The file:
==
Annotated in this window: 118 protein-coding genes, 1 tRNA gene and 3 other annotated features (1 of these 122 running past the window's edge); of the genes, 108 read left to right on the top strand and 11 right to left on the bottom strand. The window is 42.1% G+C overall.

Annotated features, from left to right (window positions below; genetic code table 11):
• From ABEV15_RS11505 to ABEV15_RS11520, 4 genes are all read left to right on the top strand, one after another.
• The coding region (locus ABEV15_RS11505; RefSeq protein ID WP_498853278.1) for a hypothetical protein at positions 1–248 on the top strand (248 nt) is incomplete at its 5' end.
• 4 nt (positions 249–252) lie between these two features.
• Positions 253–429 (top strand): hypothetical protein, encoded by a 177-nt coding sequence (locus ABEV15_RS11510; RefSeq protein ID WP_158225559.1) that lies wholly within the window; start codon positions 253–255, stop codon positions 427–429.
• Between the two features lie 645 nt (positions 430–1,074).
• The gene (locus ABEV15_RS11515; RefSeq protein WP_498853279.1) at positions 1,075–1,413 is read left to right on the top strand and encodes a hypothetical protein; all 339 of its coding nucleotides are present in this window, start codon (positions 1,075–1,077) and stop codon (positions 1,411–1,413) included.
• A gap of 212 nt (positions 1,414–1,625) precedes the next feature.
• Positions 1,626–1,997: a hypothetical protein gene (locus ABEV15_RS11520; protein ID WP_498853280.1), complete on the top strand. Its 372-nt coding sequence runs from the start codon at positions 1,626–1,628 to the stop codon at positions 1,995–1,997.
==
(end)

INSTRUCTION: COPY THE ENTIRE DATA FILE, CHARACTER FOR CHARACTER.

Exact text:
Annotated in this window: 118 protein-coding genes, 1 tRNA gene and 3 other annotated features (1 of these 122 running past the window's edge); of the genes, 108 read left to right on the top strand and 11 right to left on the bottom strand. The window is 42.1% G+C overall.

Annotated features, from left to right (window positions below; genetic code table 11):
• From ABEV15_RS11505 to ABEV15_RS11520, 4 genes are all read left to right on the top strand, one after another.
• The coding region (locus ABEV15_RS11505; RefSeq protein ID WP_498853278.1) for a hypothetical protein at positions 1–248 on the top strand (248 nt) is incomplete at its 5' end.
• 4 nt (positions 249–252) lie between these two features.
• Positions 253–429 (top strand): hypothetical protein, encoded by a 177-nt coding sequence (locus ABEV15_RS11510; RefSeq protein ID WP_158225559.1) that lies wholly within the window; start codon positions 253–255, stop codon positions 427–429.
• Between the two features lie 645 nt (positions 430–1,074).
• The gene (locus ABEV15_RS11515; RefSeq protein WP_498853279.1) at positions 1,075–1,413 is read left to right on the top strand and encodes a hypothetical protein; all 339 of its coding nucleotides are present in this window, start codon (positions 1,075–1,077) and stop codon (positions 1,411–1,413) included.
• A gap of 212 nt (positions 1,414–1,625) precedes the next feature.
• Positions 1,626–1,997: a hypothetical protein gene (locus ABEV15_RS11520; protein ID WP_498853280.1), complete on the top strand. Its 372-nt coding sequence runs from the start codon at positions 1,626–1,628 to the stop codon at positions 1,995–1,997.